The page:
Community, sustainability and upcycling are the keywords for a new wooden construction with 89 exciting public housing units located on Knudrisgade in Aarhus. MOE is part of the team behind the awarded competition project along with Q-Construction, KANT arkitekter, VEGA Landskab, Enkon and Frede Andersen VVS

“It shouldn’t be boring. In plans, sections and elevations this is a cheerful and lush response, one that honours the neighbourhood and effectively demonstrates that you can build places rich with experience and full of character with limited means.”

This is how the jury, consisting of members including Jens Thomas Arnfred and Kasper Guldager Jensen, describes Knudrisrækkerne – Boligkontoret Aarhus’s upcoming unit 80.

With the Knudrisrækkerne development, Aarhus City Centre and the Boligkontoret Aarhus housing association will have a distinctive new building that challenges the classic idea of what public housing is. It will be a building with a concept that involves the community at all levels – with units designed so that everyone can find attractive housing at an affordable rent. The development will bring sustainability right into the city centre and, with its five storeys, it will be the tallest wooden building in Aarhus, as well as being one that also reuses elements from the old registry office building in a new and distinctive way.

“With this unique wooden housing development, we are showing that it is actually possible to build a sustainable and innovative framework for the community of a public housing department. A building that is both constructed and functions with a minimal climate impact and which also has an organic and distinctive architectural style. A building that takes responsibility!” says Morten Homann, director of Boligkontoret Aarhus.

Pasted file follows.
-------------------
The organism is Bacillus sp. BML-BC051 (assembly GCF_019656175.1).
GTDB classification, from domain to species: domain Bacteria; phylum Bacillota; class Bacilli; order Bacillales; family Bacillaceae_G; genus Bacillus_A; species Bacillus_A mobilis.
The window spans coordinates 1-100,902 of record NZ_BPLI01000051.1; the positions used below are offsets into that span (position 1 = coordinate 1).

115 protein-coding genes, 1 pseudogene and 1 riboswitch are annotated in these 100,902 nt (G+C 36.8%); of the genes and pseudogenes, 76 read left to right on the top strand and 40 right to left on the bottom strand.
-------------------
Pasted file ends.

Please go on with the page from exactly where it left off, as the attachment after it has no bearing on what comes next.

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Upcycling – from ceiling tiles to living façades
Boligkontoret Aarhus has a clear and ambitious goal of building sustainably, so that both construction and long-term operation have a minimal CO2 and general climate footprint. This is why there was a need for innovation. One of the innovations is that the project is reusing the largest CO2 culprits in the existing construction, namely aluminium ceiling tiles and windows. These are being upcycled to become part of the façade of the new housing – a visible sustainability strategy.

But upcycling alone is not enough. Therefore, the new wooden housing development is being built as a hybrid construction – a building system for which MOE, the team’s engineers, have a special affinity and experience.

“We’re pleased to be among the frontrunners, because wood is a competitive and highly sustainable alternative, once you get past the many prejudices. At MOE, we are fortunate to have a good composition of various specialists and we have clearly demonstrated that the typical challenges of fire safety, acoustics and moisture can be solved during the construction period,” says Bo Pedersen, Technical Director for Wooden Structures at MOE.

The vision has been to create a DGNB-certified building that honours the local area and its scale, but which will also contribute with new experiences in the surrounding environment. A building that, with double-height spaces and alternative plans, challenges thinking about what it means to live in public housing. A building that, on the one hand, points forward with an exceptionally sustainable concept, but at the same time carries the history of the past by reusing parts of the existing building.

“We’re building a housing development for the community – for now and for the future. It will be a good and green experience for the developer, the residents and Aarhus,” says Søren K. Overgaard, project manager for Q-Construction.